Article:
I'm embarrassed to tell you how long it took me to figure out that the solution to covering the pointy parts of the heart with the yarn was a bit of strategically placed Elmer's glue. Now you know.

The centers of the "flowers" are straight pins--just stick them through the felt layers and into the styrofoam.

You can make a bouquet in the same way. Put the straight pin through the center of your petals, then put the end of a pipe cleaner alongside the shaft of the pin. Wrap the whole thing in floral tape left over from your wedding seven and a half years ago. The resulting flower is a little bit delicate--it cannot, for example, be waved about as a magic wand. But it will do for a bouquet in a vase.

Got the idea for a super-bright yarn-wrapped wreath from here.

Saturday, February 11, 2012


After all, who among us has not wished to trade places with a cat for a day?

Thursday, February 9, 2012

In the thick of it

I am in the thick of malaria vaccines. Also eco-friendly seawalls and autism diagnosis. And non-insulin treatments for diabetes. Yes, all of those things, in various states of un-done-ness.

I may have overbooked myself just slightly.

Here is a recipe for the sort of week(s) I'm having. An alchemy of pantry staples that requires almost no attention from you to become a satisfying dinner. Yes, it does have a cup of heavy cream in it, and yes, that's probably why it's so good despite being so simple. Hey, I said it was alchemy, not a total overthrow of the laws of physics.

Anyway, I'm just saying that the next time you're in the thick of things, this recipe might come in handy, is all.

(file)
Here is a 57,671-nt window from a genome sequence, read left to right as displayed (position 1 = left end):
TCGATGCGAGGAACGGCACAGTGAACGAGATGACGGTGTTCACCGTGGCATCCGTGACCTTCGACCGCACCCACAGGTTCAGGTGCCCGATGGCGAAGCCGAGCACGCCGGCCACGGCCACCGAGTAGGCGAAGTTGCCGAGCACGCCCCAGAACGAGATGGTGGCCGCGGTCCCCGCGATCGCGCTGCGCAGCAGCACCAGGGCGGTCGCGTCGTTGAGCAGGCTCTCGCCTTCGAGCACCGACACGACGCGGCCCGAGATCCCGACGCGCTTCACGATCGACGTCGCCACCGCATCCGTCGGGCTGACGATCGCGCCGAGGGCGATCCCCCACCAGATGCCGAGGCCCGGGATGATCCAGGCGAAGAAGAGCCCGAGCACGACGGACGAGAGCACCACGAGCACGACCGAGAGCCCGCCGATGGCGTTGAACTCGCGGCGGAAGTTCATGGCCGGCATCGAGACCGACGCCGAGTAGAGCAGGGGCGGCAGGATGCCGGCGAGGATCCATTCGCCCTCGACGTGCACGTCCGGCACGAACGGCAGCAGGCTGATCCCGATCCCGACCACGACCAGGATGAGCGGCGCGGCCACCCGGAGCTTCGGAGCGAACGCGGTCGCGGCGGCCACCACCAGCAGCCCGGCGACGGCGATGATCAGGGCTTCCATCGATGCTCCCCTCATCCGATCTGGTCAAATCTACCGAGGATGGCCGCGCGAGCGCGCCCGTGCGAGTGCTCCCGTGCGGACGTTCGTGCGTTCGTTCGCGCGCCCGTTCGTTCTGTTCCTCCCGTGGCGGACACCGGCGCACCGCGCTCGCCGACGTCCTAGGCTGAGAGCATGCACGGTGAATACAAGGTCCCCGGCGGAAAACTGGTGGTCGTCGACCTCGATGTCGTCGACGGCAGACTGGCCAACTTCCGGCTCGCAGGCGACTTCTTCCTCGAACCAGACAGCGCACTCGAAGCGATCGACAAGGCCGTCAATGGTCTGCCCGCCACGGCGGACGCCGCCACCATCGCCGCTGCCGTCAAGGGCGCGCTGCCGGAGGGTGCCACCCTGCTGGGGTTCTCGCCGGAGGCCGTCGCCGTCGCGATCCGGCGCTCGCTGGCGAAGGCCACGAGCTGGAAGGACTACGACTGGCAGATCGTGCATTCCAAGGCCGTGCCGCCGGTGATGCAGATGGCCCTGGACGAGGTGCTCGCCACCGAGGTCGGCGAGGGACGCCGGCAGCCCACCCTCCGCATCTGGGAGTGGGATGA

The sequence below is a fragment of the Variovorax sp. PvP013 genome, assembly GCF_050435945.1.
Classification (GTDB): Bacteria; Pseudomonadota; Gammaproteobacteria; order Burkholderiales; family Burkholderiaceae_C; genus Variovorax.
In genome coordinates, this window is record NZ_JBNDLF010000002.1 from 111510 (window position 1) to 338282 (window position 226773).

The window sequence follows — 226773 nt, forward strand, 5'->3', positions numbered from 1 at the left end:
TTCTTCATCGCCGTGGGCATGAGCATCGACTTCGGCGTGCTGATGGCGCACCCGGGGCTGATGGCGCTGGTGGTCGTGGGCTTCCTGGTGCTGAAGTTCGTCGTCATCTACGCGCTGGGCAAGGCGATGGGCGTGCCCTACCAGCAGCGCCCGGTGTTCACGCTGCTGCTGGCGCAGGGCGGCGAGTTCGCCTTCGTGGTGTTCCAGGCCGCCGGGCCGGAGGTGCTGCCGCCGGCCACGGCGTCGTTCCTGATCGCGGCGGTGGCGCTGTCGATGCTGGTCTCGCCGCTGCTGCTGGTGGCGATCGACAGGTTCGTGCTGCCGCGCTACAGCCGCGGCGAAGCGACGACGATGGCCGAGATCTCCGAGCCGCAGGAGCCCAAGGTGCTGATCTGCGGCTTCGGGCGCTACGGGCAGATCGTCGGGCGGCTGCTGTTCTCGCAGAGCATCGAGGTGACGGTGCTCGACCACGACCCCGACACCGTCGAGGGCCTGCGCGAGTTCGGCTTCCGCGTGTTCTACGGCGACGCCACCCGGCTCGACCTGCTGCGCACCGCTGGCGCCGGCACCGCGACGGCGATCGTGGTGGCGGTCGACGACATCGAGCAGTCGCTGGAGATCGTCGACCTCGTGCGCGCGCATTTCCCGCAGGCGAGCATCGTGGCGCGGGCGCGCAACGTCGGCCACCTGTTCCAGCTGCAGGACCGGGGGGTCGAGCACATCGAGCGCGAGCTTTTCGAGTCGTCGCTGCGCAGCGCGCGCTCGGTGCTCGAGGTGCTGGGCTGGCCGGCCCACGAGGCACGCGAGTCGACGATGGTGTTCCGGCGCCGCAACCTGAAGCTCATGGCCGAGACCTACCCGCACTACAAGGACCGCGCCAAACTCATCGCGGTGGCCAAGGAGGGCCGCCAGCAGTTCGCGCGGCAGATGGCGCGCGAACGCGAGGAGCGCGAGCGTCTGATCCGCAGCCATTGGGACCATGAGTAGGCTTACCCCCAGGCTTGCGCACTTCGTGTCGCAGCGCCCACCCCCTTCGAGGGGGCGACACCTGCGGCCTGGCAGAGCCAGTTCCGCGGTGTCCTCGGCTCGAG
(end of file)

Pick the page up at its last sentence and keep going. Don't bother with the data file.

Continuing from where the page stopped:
Pasta with Herbed Pumpkin-Cream Sauce

1 cup heavy cream
2 shallots
3 cloves garlic
1 1/2 Tbsp herb rub (I made a big jar of this stuff last summer and it's great. If you don't have any, you can just use a mixture of dried rosemary and dried sage, and increase the garlic and salt a bit if you like)
1 15-oz can pumpkin
8 oz. whole wheat pasta
Parmesan cheese

Pour the cream into a large, shallow saute pan or skillet (preferably nonstick). Peel and slice the shallots and garlic thinly, and add to the cream along with the herbs. Turn the heat on low, cover, and steep for 20 to 30 minutes.

Then put a pot of water on to boil for the pasta. Add the pumpkin to the cream, and salt and pepper to taste. Stir thoroughly to combine. Keep it covered over low heat, stirring occasionally, while you cook the pasta.

When the pasta is done, drain it and add it to the skillet, and fold it into the sauce. Serve immediately with Parmesan cheese on top.

Thursday, February 2, 2012

Just what the Internet needs--


...another chalkboard paint makeover. I know, I know.

But listen, I had to do something. This was the state in which I originally found this piece:

That's right, this is that table I didn't want to talk about, finally fixed up and in my house lo these I-don't-want-to-count-how-many-months later.